One of the most common things that an insurance adjuster will try to get from you is permission to record your statements.
Auto accidents are often preceded by negotiations with the insurance company to get compensation for your personal injuries, lost wages, property damage, and other losses. This process can be quite complicated and last longer than you would like, especially if your injuries take a lot of time to heal, or if the circumstances of the accident are blurry.
Any car accident victim wants as little stress as possible in the period after, but this kind of pressure can lead to poor decision-making, especially when it comes to proposals from the insurance company that’s supposed to pay for their damages.
Insurance adjusters are people hired by insurance companies to evaluate each case, interview the claimant, and gather evidence that can help the company pay less or get away without paying at all. They are on the insurance company’s side, and that’s something to keep in mind every time you interact with them.
One of the most common things that an insurance adjuster will try to get from you is permission to record your statements. Giving a recorded statement to an insurance adjuster is not required, so you can politely decline to give a recorded statement and offer a written one instead.
Why Decline to Give a Recorded Statement?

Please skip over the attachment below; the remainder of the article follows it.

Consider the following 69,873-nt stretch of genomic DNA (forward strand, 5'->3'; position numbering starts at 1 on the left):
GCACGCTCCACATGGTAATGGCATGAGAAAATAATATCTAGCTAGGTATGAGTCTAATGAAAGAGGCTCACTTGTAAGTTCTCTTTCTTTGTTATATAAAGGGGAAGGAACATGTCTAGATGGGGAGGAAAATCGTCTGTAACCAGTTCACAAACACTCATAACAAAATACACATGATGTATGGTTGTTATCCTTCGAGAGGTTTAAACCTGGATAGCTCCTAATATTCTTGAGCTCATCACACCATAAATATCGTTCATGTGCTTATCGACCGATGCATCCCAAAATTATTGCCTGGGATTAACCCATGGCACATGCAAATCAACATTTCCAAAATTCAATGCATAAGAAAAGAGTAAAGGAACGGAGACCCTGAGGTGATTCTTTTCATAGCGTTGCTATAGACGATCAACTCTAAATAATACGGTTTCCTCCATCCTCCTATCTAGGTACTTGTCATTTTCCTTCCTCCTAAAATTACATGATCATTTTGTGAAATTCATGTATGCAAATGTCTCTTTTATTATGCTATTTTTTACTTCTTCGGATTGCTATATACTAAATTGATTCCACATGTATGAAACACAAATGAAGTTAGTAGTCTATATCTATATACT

Even though it might seem like an innocent request, an insurance adjuster can use a recorded statement as evidence against your claim. You might think that, since you control what you say, there is no possible harm they can do with your own statement, but there are certain key questions that may lure you into giving an answer that could harm your claim.
For example, an insurance adjuster casually asking “How’s it going?” during the recorded statement might wait for an answer like “I’m fine, thank you”. It may not seem relevant to your case, but it could be used against you later on.
Besides possible “traps” that you could dodge by being a little careful and reserved when you talk to an insurance adjuster, a recorded statement can also be used against you to find certain discrepancies between your statements. Even though you tell the truth in each instance, your statement can vary semantically, which can be interpreted as contradictory statements.
Speak With a St. Louis Auto Accident Attorney
Although they can seem genuine and nice, you need to remember that insurance adjusters are not your friends. Try to minimize any interaction with them and refer them to your attorney.
It’s generally best to avoid giving a recorded statement at all. Before you interact with insurance adjusters, speak with an experienced St. Louis auto accident attorney. They can help you understand what you are entitled to and advise you on how to move forward with your claim.